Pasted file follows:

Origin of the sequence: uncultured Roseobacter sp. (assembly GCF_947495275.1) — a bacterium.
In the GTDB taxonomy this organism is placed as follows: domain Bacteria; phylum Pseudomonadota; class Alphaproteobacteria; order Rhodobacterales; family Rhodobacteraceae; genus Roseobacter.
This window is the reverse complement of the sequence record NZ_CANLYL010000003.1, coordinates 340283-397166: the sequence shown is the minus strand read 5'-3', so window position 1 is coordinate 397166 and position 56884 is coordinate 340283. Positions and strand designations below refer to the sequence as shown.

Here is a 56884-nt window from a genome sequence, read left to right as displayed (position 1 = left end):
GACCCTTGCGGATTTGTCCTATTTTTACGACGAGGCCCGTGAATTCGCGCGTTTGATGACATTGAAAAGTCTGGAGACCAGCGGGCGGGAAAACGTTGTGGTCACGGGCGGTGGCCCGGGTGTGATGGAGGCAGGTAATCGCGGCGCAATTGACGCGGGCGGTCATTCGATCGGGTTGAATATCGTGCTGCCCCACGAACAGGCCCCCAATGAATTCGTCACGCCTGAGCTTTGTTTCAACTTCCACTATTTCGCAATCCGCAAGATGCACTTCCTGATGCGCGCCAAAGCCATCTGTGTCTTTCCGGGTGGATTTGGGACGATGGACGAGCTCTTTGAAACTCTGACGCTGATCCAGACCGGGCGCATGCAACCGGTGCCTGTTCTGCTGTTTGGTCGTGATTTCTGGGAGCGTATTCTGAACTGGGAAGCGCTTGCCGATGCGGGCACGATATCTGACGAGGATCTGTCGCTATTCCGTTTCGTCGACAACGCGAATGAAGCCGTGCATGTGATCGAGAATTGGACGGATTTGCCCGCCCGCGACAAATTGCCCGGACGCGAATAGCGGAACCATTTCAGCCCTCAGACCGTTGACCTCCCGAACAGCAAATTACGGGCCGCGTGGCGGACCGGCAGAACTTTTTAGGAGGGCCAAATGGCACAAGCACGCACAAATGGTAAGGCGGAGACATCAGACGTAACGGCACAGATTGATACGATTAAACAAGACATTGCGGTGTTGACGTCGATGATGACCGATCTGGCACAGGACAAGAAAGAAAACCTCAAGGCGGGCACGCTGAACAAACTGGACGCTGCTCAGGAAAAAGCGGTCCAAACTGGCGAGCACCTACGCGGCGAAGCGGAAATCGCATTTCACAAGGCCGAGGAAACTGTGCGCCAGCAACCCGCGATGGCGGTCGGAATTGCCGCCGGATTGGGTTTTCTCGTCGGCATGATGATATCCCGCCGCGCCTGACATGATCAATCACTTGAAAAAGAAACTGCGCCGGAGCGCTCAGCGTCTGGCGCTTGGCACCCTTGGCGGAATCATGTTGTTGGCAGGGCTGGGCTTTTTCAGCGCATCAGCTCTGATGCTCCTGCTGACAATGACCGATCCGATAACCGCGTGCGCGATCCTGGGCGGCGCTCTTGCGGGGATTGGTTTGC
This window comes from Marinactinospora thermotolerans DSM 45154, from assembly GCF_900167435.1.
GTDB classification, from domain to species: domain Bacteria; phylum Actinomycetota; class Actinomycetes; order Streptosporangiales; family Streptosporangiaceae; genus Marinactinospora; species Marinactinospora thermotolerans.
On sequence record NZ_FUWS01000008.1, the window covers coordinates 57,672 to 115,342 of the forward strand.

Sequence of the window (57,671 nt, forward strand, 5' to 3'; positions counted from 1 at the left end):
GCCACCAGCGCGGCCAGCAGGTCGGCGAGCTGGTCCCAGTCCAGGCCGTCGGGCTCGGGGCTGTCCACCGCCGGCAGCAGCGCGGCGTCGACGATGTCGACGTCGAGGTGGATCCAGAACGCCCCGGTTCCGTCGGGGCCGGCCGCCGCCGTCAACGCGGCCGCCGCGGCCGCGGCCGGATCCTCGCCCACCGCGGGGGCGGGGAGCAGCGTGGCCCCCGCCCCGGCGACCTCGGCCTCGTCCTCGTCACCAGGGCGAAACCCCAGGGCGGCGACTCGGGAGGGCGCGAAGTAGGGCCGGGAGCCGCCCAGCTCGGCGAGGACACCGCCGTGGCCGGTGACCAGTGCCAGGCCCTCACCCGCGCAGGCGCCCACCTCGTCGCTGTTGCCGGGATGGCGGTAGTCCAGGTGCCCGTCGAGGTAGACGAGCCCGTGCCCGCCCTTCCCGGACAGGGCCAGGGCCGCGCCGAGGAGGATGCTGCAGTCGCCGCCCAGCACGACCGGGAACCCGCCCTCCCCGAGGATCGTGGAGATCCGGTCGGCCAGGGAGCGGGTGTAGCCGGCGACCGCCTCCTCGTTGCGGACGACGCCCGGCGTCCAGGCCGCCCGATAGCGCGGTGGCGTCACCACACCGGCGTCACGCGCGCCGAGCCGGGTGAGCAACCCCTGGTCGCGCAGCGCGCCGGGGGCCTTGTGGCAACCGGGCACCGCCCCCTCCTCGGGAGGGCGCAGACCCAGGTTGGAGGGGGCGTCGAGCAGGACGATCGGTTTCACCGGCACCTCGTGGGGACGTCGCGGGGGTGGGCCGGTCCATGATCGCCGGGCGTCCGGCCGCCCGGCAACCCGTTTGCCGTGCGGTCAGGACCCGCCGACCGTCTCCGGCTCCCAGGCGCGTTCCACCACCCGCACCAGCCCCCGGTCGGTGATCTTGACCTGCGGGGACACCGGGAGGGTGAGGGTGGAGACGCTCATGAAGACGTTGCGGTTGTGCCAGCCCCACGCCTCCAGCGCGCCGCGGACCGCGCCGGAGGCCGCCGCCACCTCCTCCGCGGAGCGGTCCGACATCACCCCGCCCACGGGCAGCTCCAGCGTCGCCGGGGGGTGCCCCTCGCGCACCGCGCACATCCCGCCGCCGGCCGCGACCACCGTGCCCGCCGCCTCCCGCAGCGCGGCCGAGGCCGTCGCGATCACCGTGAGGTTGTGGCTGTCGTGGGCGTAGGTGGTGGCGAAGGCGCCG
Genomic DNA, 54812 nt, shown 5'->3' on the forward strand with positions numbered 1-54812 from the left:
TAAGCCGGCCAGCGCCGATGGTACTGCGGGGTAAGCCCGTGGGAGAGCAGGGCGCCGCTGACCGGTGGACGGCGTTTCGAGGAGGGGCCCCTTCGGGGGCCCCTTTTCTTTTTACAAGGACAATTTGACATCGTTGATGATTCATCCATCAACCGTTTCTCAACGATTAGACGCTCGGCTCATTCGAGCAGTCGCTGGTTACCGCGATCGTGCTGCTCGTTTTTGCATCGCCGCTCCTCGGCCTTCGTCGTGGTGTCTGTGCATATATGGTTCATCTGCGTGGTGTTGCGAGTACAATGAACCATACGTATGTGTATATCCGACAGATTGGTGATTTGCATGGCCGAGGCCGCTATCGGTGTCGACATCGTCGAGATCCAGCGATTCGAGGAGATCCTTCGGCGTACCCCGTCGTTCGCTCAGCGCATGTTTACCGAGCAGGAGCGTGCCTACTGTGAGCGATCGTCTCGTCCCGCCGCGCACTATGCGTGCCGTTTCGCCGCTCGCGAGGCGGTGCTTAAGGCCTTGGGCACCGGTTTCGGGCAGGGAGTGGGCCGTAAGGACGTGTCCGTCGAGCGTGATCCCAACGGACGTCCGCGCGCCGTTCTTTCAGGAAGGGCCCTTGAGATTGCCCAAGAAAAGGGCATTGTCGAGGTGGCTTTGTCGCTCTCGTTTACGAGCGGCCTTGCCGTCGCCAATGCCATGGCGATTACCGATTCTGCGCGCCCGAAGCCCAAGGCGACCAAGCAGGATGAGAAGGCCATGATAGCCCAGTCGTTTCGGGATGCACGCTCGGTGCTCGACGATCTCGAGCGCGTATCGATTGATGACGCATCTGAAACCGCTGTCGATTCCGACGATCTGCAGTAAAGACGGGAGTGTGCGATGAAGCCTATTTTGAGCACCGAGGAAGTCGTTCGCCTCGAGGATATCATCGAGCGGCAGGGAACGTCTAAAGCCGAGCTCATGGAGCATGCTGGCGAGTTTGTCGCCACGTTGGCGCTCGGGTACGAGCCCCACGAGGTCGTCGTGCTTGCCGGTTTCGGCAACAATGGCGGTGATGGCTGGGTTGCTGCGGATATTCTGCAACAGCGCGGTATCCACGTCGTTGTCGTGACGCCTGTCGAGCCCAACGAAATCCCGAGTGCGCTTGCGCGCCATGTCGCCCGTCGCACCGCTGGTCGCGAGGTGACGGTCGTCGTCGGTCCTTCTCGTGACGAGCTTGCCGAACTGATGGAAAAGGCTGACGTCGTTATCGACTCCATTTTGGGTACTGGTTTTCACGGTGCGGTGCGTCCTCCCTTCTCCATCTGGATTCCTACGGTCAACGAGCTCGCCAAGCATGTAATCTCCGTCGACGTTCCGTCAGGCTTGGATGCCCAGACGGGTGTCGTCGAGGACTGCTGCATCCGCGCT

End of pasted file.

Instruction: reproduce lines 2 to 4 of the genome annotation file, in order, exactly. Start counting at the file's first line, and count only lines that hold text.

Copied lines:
In the GTDB taxonomy this organism is placed as follows: domain Bacteria; phylum Pseudomonadota; class Alphaproteobacteria; order Rhodobacterales; family Rhodobacteraceae; genus Roseobacter.
This window is the reverse complement of the sequence record NZ_CANLYL010000003.1, coordinates 340283-397166: the sequence shown is the minus strand read 5'-3', so window position 1 is coordinate 397166 and position 56884 is coordinate 340283. Positions and strand designations below refer to the sequence as shown.

Here is a 56884-nt window from a genome sequence, read left to right as displayed (position 1 = left end):